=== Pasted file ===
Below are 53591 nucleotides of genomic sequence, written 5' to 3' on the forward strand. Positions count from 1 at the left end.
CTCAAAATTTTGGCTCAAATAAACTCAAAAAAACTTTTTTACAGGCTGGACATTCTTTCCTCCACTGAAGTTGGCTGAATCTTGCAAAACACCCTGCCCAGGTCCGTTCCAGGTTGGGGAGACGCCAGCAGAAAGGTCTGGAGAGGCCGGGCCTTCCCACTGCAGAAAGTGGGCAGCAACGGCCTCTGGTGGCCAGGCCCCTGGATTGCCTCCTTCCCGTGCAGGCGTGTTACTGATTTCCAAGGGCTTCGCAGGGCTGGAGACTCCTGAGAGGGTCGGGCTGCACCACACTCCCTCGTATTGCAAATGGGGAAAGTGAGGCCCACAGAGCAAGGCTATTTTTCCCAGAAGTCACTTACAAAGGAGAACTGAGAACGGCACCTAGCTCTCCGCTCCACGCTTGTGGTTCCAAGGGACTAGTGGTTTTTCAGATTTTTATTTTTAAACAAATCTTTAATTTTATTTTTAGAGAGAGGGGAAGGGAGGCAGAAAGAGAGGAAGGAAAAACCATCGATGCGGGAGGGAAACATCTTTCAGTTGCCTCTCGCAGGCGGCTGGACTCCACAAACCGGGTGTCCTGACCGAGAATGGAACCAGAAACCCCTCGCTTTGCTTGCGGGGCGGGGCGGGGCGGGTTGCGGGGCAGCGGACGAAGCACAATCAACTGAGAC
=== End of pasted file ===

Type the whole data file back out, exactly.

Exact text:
Below are 53591 nucleotides of genomic sequence, written 5' to 3' on the forward strand. Positions count from 1 at the left end.
CTCAAAATTTTGGCTCAAATAAACTCAAAAAAACTTTTTTACAGGCTGGACATTCTTTCCTCCACTGAAGTTGGCTGAATCTTGCAAAACACCCTGCCCAGGTCCGTTCCAGGTTGGGGAGACGCCAGCAGAAAGGTCTGGAGAGGCCGGGCCTTCCCACTGCAGAAAGTGGGCAGCAACGGCCTCTGGTGGCCAGGCCCCTGGATTGCCTCCTTCCCGTGCAGGCGTGTTACTGATTTCCAAGGGCTTCGCAGGGCTGGAGACTCCTGAGAGGGTCGGGCTGCACCACACTCCCTCGTATTGCAAATGGGGAAAGTGAGGCCCACAGAGCAAGGCTATTTTTCCCAGAAGTCACTTACAAAGGAGAACTGAGAACGGCACCTAGCTCTCCGCTCCACGCTTGTGGTTCCAAGGGACTAGTGGTTTTTCAGATTTTTATTTTTAAACAAATCTTTAATTTTATTTTTAGAGAGAGGGGAAGGGAGGCAGAAAGAGAGGAAGGAAAAACCATCGATGCGGGAGGGAAACATCTTTCAGTTGCCTCTCGCAGGCGGCTGGACTCCACAAACCGGGTGTCCTGACCGAGAATGGAACCAGAAACCCCTCGCTTTGCTTGCGGGGCGGGGCGGGGCGGGTTGCGGGGCAGCGGACGAAGCACAATCAACTGAGAC